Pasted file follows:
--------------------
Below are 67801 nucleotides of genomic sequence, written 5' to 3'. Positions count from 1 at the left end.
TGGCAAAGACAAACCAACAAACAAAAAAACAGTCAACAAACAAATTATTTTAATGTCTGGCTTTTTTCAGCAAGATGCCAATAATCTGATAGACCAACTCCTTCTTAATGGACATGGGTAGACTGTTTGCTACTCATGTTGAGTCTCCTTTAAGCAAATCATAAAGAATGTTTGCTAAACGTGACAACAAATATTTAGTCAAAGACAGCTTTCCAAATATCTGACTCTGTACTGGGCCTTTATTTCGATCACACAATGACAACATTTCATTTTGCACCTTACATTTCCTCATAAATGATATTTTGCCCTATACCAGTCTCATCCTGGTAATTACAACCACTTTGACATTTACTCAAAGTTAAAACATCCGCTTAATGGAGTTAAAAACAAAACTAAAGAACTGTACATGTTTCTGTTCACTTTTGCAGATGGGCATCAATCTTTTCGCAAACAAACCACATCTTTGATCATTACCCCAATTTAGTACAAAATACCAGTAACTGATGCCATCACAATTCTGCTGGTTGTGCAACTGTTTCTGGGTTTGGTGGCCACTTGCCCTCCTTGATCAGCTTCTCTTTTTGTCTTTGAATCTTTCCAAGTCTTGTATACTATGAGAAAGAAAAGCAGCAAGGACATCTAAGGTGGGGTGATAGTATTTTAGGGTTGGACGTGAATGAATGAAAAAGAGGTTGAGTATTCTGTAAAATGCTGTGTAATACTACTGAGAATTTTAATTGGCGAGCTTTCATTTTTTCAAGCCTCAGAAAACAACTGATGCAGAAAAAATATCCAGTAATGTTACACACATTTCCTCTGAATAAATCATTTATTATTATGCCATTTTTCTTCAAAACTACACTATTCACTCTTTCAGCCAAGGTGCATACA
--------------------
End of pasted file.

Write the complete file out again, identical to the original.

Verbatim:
Below are 67801 nucleotides of genomic sequence, written 5' to 3'. Positions count from 1 at the left end.
TGGCAAAGACAAACCAACAAACAAAAAAACAGTCAACAAACAAATTATTTTAATGTCTGGCTTTTTTCAGCAAGATGCCAATAATCTGATAGACCAACTCCTTCTTAATGGACATGGGTAGACTGTTTGCTACTCATGTTGAGTCTCCTTTAAGCAAATCATAAAGAATGTTTGCTAAACGTGACAACAAATATTTAGTCAAAGACAGCTTTCCAAATATCTGACTCTGTACTGGGCCTTTATTTCGATCACACAATGACAACATTTCATTTTGCACCTTACATTTCCTCATAAATGATATTTTGCCCTATACCAGTCTCATCCTGGTAATTACAACCACTTTGACATTTACTCAAAGTTAAAACATCCGCTTAATGGAGTTAAAAACAAAACTAAAGAACTGTACATGTTTCTGTTCACTTTTGCAGATGGGCATCAATCTTTTCGCAAACAAACCACATCTTTGATCATTACCCCAATTTAGTACAAAATACCAGTAACTGATGCCATCACAATTCTGCTGGTTGTGCAACTGTTTCTGGGTTTGGTGGCCACTTGCCCTCCTTGATCAGCTTCTCTTTTTGTCTTTGAATCTTTCCAAGTCTTGTATACTATGAGAAAGAAAAGCAGCAAGGACATCTAAGGTGGGGTGATAGTATTTTAGGGTTGGACGTGAATGAATGAAAAAGAGGTTGAGTATTCTGTAAAATGCTGTGTAATACTACTGAGAATTTTAATTGGCGAGCTTTCATTTTTTCAAGCCTCAGAAAACAACTGATGCAGAAAAAATATCCAGTAATGTTACACACATTTCCTCTGAATAAATCATTTATTATTATGCCATTTTTCTTCAAAACTACACTATTCACTCTTTCAGCCAAGGTGCATACA